I grew up in Bristol and went to Bristol Grammar School where a couple of masters (Derek Lucas and Tony Warren) were instrumental in fueling my interest in birds. I was in the Young Ornithologists' Club.
In the school holidays I practically lived at Chew Valley Lake - a bicycle and a pair of binoculars were all I needed.
My parents liked nice scenery and walks in the countryside and that gave me plenty of opportunities for birding.
I spent a few years when rare birds were very important to me but aside from the very occasional lapse they aren't any more!
I did a Ph.D. on pipistrelle bats but most of my research before joining the RSPB was on bee-eaters in the south of France (nice eh?) and great tits and marsh tits around Oxford. However, the first scientific paper I wote was about the lekking behaviour of great snipe.
I joined the RSPB staff in 1986 as a researcher, became Head of Conservation Science in 1992 and Conservation Director in 1998 - all have been great jobs!
Ex-Environment Minister, now Secretary of State for Culture, Media and Sport, Ben Bradshaw is interviewed in today's Independent on Sunday (probably because he has moved up from 24 to 8 in the paper's Pink List). Although he was not my favourite Environment Minister (maybe I should tell you who was some time?), because he allowed more cormorants to be killed, he makes a good point in his interview. He is quoted as saying 'It's great being in charge of a department whose role is to spread pleasure and happiness. It's almost as if, at a time of economic uncertainty, people need that cultural and sensual nourishment even more.'.
Well, we do need all that. And aren't all government departments supposed to be giving us cultural and sensual nourishment? Certainly Defra should. The smell of flowers, the pattern on a butterfly's wings and the song of a skylark all nourish us. Nature is part of our cultural heritage.
I feel very mixed emotions about the current enthusiasm for valuing wild nature. In one respect it must be true that a lot of destruction of nature happens because we don't value it properly - why else would we be cutting down rainforests that are doing such a good job for us. If only we valued them better for their carbon storage, water purification, flood alleviation and food supply then we would never cut down rainforests to grow palm oil. So a hard-nosed economic appraisal of the value of nature and wildlife seems like it could be very useful.
But the song of the skylark is difficult to value in terms of anything other than cultural and spiritual nourishment.
And we aren't a very cultured nation or species if we don't regard the song of the skylark as being important just as Mozart's Magic Flute is, or the BBC, or the Olympic Games. So maybe nature conservation ought to be part of Mr Bradshaw's Department's remit in Culture, Media and Sport? Or at least we should behave as though we are all naturally cultured.
I wish I lived in Kent because there is a fantastic showing of Heath Fritillary butterflies at our nature reserve at Blean Woods. This has been covered in the Independent and the Daily Telegraph this week. The photograph in the Torygraph is great. Get there soon or they'll be gone!
I said I'd come back to Birdtrack. This is a website where you can put your UK and Ireland bird sightings and they will be kept safely. This is good for you if you are the type of person who likes to be able to be able to review what birds you've seen but don't want to have to spend time going through lots of old notebooks. And it's good for ornithology and nature conservation too, because your sightings are available to the BTO and RSPB (and Birdwatch Ireland) to build up an even better picture of bird distributions, arrival and departure dates and trends in numbers. We do know a lot about birds but there is plenty that we don't - and Birdtrack will fill in some of the gaps.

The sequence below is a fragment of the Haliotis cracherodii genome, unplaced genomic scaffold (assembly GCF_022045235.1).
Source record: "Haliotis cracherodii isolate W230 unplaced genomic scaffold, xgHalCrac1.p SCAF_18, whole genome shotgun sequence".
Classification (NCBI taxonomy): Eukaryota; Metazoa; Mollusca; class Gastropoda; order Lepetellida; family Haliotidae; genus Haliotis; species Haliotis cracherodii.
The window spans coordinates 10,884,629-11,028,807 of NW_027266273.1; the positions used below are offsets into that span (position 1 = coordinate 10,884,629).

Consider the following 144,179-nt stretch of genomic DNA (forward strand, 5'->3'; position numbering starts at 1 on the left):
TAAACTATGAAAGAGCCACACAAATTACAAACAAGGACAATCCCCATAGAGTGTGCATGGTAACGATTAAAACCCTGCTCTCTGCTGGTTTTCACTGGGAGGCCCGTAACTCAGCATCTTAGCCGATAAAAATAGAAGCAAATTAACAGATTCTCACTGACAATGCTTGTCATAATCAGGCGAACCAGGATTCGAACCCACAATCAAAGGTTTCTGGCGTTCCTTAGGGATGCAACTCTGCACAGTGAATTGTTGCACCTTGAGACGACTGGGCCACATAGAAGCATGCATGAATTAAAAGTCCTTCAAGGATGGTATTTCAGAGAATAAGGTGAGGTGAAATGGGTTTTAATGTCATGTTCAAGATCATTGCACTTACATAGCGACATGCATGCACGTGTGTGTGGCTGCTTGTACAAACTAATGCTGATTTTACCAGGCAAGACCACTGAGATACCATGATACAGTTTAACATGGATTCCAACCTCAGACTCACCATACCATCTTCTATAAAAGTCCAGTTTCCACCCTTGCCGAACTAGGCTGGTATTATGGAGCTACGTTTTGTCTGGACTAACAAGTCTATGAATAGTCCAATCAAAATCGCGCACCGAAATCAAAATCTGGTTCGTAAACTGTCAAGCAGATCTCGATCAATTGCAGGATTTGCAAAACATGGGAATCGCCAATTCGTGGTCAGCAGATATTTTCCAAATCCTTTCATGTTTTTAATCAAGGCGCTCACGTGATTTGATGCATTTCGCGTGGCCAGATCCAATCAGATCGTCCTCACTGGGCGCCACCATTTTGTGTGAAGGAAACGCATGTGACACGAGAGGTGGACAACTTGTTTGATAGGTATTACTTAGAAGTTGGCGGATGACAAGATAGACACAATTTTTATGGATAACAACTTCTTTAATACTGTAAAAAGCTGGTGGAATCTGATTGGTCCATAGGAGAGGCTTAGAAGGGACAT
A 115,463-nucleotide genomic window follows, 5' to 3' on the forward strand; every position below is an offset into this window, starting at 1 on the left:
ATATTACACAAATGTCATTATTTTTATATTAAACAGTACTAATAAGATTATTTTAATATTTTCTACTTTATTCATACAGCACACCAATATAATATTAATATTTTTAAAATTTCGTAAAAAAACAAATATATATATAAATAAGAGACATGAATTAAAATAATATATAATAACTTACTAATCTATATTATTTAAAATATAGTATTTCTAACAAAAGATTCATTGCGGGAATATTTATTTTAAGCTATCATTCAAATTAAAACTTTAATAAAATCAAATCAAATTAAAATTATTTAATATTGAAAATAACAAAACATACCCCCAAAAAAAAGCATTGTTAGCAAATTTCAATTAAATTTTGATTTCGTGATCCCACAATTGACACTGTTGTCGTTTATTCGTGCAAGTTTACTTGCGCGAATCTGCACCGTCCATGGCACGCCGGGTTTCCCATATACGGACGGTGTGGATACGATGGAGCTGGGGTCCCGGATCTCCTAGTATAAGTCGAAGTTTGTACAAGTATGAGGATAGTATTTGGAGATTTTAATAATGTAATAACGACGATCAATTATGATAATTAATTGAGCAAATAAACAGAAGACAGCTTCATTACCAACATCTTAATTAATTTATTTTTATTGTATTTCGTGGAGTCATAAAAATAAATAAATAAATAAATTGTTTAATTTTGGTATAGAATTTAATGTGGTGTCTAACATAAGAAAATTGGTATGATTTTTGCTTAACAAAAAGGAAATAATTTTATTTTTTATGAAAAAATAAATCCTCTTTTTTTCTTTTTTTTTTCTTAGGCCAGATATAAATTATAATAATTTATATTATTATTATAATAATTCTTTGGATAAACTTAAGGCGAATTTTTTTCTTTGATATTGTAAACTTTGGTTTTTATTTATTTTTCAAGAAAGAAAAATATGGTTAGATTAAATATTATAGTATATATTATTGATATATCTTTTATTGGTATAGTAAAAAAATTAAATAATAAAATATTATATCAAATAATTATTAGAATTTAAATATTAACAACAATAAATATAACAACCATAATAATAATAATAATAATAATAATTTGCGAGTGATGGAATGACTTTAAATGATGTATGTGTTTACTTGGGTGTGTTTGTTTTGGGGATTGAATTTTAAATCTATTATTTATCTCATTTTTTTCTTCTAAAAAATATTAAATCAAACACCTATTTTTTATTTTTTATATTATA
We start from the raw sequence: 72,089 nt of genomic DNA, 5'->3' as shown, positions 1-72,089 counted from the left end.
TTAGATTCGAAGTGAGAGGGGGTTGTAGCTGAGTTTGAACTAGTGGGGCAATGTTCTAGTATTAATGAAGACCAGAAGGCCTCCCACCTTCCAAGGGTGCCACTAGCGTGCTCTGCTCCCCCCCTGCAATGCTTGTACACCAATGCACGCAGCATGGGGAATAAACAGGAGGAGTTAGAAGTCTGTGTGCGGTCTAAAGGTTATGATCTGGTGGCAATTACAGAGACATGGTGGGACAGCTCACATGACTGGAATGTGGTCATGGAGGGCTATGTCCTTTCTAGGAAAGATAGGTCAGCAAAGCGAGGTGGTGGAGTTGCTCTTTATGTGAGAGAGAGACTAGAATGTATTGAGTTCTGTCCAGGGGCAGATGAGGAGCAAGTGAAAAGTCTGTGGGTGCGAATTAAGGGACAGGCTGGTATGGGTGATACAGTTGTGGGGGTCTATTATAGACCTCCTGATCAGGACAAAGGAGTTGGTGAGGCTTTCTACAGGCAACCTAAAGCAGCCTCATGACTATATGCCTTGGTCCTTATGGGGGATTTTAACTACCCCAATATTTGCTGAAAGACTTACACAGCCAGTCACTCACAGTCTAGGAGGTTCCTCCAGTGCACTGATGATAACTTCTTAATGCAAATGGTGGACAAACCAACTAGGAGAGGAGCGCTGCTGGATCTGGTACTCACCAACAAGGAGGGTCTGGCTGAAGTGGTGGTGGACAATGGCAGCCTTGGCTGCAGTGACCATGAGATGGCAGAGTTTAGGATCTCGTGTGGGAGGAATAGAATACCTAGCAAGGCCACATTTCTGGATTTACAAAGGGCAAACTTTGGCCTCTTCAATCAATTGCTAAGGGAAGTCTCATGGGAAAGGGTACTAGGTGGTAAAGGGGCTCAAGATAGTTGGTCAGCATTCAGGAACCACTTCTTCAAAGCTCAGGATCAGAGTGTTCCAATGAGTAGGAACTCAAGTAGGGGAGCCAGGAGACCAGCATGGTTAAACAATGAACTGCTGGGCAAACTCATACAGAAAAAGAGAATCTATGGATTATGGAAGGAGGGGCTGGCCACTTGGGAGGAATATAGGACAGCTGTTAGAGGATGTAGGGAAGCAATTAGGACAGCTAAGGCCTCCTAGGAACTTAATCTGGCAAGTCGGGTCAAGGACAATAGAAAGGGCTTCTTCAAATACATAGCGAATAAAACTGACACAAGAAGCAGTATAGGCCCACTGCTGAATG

There's a little bit of effort involved in logging on to the system and setting up your own sites but after that you are away.
Here are a couple of simple analyses I've done with my own records that I find interesting.
From 1992-98 I had the same office at The Lodge and kept a window list each year. So I know the first day that I saw each species. In 1992 spotted flycatchers were a common sight but they became rarer and rarer as time went on - I haven't seen one at all so far this year! And during those seven years it seemed that the spot flys arrived later each year:
1992 18 May
1993 19 May
1994 10 May
1995 22 May
1996 21 May
1997 24 June
1998 3 June
Maybe not completely convincing because we don't know which days I was in the office. But suggestive and interesting - at least to me. And possible because I put the records into Birdtrack and it's so easy to look at them in this type of way.
Here's another example. At Stanwick Lakes, my local patch in Northants, I keep a list of which species I see on every visit and all of them go onto Birdtrack. So far this year I haven't seen a turtle dove at Stanwick, and yet I'm sure they used to be quite regular. Well here are the results for the last five years:
2005 6 records in 13 visits
2006 2 records in 4 visits
2007 1 record in 4 visits
2008 1 record in 10 visits
2009 0 records in 9 visits
It certainly looks as though they are a lot rarer these days. The same thing is happening right across the country - and that's where Birdtrack will be so powerful over the years - the patterns of arrival dates and numbers added up across thousands of observers (including you?) will paint a clearer, richer picture of the ups and downs of bird populations.
Give it a try! Your records of barn owls, kingfishers and any other species are really useful - particularly if you can keep full lists of all species you see.